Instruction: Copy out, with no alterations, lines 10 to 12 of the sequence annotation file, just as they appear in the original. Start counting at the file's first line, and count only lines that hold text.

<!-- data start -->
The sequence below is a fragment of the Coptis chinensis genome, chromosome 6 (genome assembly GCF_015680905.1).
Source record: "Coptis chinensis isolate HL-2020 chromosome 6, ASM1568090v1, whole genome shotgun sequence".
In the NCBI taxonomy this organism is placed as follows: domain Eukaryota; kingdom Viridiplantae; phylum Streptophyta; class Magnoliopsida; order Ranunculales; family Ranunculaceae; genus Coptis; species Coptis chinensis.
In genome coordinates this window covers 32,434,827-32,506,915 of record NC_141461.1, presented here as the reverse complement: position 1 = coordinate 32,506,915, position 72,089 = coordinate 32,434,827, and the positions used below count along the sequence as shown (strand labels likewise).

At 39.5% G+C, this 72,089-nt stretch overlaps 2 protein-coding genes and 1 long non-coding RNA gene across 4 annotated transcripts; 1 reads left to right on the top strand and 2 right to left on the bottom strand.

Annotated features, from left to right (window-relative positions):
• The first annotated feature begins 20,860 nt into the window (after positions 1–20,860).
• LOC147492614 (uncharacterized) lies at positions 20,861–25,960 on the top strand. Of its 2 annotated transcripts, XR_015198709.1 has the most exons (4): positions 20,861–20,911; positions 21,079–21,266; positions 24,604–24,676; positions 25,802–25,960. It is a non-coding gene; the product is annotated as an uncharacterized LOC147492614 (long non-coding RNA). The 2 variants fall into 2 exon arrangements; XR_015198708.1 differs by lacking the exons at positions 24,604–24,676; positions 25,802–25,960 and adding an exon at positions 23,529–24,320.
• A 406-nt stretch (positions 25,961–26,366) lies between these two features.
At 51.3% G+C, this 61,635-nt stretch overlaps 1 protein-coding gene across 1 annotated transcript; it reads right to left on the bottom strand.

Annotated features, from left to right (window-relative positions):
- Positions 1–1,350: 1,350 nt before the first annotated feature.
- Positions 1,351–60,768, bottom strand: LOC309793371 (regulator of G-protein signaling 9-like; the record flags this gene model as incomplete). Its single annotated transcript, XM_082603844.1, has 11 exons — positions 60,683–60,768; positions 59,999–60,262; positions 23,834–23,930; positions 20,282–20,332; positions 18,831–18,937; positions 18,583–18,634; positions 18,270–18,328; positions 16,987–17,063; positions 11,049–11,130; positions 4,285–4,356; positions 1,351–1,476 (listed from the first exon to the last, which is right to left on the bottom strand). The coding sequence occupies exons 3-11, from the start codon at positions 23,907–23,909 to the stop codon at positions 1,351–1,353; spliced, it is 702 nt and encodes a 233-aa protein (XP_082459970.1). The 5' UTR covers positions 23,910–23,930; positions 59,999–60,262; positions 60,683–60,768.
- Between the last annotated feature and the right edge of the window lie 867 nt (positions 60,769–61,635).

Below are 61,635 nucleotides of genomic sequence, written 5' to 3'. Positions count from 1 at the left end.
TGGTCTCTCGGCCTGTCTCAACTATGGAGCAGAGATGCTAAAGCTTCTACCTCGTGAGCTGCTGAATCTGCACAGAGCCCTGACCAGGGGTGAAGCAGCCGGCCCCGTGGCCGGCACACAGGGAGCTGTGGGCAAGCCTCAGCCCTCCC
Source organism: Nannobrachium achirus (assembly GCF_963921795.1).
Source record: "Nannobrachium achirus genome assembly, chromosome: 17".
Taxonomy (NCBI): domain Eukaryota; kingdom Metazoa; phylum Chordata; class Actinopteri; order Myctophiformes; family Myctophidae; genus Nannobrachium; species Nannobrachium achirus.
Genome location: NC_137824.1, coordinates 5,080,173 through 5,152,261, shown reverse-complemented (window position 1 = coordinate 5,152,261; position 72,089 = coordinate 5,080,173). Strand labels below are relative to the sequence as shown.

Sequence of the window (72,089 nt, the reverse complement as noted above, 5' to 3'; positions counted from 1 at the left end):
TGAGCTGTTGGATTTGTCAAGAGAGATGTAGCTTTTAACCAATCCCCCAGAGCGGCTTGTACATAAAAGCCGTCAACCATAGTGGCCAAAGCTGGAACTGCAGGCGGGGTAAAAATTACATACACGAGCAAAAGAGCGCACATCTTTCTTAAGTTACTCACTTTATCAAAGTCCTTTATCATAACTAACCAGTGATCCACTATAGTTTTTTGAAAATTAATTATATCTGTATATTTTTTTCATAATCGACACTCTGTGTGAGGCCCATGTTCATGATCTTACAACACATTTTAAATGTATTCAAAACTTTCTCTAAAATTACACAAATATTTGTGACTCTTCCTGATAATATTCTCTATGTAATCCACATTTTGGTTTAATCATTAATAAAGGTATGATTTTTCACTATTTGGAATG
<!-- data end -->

At 51.3% G+C, this 61,635-nt stretch overlaps 1 protein-coding gene across 1 annotated transcript; it reads right to left on the bottom strand.

Annotated features, from left to right (window-relative positions):
- Positions 1–1,350: 1,350 nt before the first annotated feature.